Exploring San Francisco, the country’s hub of high tech, using a smartphone as a travel guide.
I used to call my travel technique serendipity. Arriving in a new city, I would move as if guided by astrology and the tides. Unfettered by timetables, I often left the beaten path for intriguing side streets and out-of-the-way neighborhoods. My method was instinctual, and it led me to unforgettable Madrid flamenco bars, quaint Reykjavik wharves and picturesque Venetian ghettos.
Frankly, I was lost.
Take me away from home and I can transform a stroll to a nearby cafe into an aboriginal walkabout and a crosstown drive into a voyage of endurance that would reduce Sir Ernest Shackleton to a weeping wretch. I never use a map without winding up five miles from nowhere. They are mazelike puzzles to me, difficult to refold, and prone to flying away in a gust of wind, which at least saves me the effort of throwing them across the street in discombobulated rage.
So, while visiting San Francisco for a week this summer with my 24-year-old son and a crowded to-do list, I chose a less willy-nilly approach. The city being the epicenter of all things tech, overrun with blog-minded civic boosters eager to broadcast their discoveries, I would rely on my digital devices alone to find and book transportation, lodging, meals and services. No more stuffing a dog-eared paperback travel guide in my bag. I packed only my iPhone and iPad for an epic journey by app.
Not every item performed as expected. Now and again a software glitch, Wi-Fi brownout or possibly my clumsy typing produced technobabble retorts that would baffle Einstein’s math tutor. At times I felt like a refugee in Technologyland, whose sphynxlike road signs are written in squiggles and umlauts. Other times, apps kept me on track, informed, sometimes delighted. Here’s my rundown of the brilliant, the buggy and the bogus.
How to find great digs
Since I don’t like to step out of a hotel into a neighborhood of other hotels, I turned to Airbnb for lodging. The service is a souped-up Internet bed-and-breakfast registry that has gone global (34,000 cities, 192 nations). For a small fee to guest and host, it collates listings, links up interested parties, and posts hosts’ and guests’ ratings of one another online, encouraging good behavior by both.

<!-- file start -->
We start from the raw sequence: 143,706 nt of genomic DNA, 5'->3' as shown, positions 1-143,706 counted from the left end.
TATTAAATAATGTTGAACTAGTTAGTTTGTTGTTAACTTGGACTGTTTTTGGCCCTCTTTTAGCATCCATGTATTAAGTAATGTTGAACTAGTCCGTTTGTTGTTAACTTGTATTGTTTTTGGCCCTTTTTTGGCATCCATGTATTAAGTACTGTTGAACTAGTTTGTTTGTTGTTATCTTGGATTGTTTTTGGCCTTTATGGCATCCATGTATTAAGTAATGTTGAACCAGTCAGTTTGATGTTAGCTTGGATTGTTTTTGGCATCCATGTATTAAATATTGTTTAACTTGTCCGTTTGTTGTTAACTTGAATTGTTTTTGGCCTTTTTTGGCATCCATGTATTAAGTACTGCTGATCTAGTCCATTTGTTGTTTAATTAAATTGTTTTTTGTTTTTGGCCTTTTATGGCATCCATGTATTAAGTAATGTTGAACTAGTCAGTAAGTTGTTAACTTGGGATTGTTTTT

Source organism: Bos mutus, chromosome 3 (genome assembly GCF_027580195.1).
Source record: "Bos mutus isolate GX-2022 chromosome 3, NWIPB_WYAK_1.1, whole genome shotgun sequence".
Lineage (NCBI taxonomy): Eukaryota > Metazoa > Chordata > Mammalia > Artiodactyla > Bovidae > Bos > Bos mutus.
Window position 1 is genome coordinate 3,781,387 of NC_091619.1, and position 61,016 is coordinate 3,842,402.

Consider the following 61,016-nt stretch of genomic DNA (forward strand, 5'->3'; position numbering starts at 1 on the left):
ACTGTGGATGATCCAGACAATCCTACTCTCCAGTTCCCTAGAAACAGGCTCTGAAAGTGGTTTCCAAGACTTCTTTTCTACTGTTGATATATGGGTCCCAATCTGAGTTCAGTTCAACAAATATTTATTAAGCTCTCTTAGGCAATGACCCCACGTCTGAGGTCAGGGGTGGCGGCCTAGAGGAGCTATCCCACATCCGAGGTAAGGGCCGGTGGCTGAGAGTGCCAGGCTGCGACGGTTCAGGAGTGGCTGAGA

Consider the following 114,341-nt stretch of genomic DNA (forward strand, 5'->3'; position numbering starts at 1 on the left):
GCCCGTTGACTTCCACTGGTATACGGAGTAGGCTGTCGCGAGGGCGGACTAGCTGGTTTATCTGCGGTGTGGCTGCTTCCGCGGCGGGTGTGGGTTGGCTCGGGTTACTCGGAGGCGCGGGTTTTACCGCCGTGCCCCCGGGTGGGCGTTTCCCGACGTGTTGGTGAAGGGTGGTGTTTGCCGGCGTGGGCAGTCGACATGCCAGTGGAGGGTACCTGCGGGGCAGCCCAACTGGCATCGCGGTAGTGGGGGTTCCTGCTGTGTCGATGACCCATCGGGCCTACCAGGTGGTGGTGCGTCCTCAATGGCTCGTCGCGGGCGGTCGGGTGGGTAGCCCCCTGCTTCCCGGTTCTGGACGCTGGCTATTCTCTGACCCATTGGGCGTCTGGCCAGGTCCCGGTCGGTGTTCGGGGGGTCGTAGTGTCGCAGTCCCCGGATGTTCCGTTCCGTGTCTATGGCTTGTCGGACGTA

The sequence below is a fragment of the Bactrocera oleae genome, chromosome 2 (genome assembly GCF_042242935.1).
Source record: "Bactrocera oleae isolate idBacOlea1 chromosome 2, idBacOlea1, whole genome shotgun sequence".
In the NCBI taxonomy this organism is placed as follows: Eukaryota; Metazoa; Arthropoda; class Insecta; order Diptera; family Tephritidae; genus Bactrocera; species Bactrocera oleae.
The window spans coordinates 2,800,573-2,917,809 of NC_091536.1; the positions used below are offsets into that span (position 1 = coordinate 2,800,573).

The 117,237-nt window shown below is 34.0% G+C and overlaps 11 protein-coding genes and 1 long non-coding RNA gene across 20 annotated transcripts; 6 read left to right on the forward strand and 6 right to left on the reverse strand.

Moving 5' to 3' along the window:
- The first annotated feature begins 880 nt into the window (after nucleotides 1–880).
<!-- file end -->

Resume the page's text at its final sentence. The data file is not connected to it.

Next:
The site lists castles, tepees, caves, yurts, private islands, tree houses and plenty of homes with an empty kid’s bedroom. The service provides detailed maps to the locations and even meet-ups with other Airbnb guests in the area.
I found the authentically funky San Francisco listing I wanted in a sprawling converted motorcycle garage turned live-in workspace for a computer services entrepreneur. Set in the heart of the Mission District, it offered two beds in a loft area, a high-end kitchen and laundry, and indoor bike storage. With its heady blend of futurism and industrial decay, it was as far from the prefabricated chain hotel experience as you can get, and a fraction of the price ($195 a night, before taxes).
Fun ways to tool around town
I love seeing a city by bike, so my son and I pedaled everywhere, after scoring a 10 percent discount by booking online with the Blazing Saddles rental agency (433 Mason St.; blazing saddles.com).
The ride across the Golden Gate Bridge to Sausalito was spectacular, dimmed only a bit by the haphazard non-app procedure for booking a return on the bay ferry. The process is a medieval jumble involving color-coded poker chips denoting boarding priority and eons of waiting. Some Silicon Valley type should buy the business and streamline it.
To keep track of our bicycle trek, I used Strava, a nifty GPS tracker that charted our routes, altitude gained and calories burned.
If hiking the city’s exhausting hills has left your muscles as knotted as a first-grader’s shoelaces, try ParkFindSF, which will direct you to the nearest public green space. The bare-bones map app introduced me to the charming vest-pocket Fay Park at the foot of noodle-like Lombard Street. If I hadn’t found it in the guide, I would have feared to trespass, assuming it was private property belonging to one of the adjacent mansions.
From time to time, I also turned to Lyft, a ride-sharing business that allows people to turn their cars into taxis. When you enter your request, your smartphone shows a map of the car’s progress to your location, along with a photo of your driver. You’ll see the car arriving from blocks away. Lyft’s brand trademark is a fuzzy pink handlebar mustache stretched across the grille.
Founded in San Francisco last year, the service has several hundred Bay Area drivers and has expanded to Boston, Seattle, Los Angeles and even St. Paul. The service’s fares undercut taxis and the ambience is outgoing. Its slogan is “your friend with a car.”
Like Airbnb, Lyft operates on a reputation basis, giving its drivers more hours the more positive reviews they receive. Every car I entered was clean and well stocked with some sort of freebie: bottled water or wrapped peppermints. Some drivers are extra creative, handing out roses, macaroons or, for Chinese New Year, traditional red good luck envelopes with real money inside. One of our drivers, a gregarious Big Lebowski type, went the extra mile with a selection of airplane mini-bottles and energy drinks, which he cheerfully invited us to enjoy.
“I guess some fares enjoy that on the way to the club,” I said.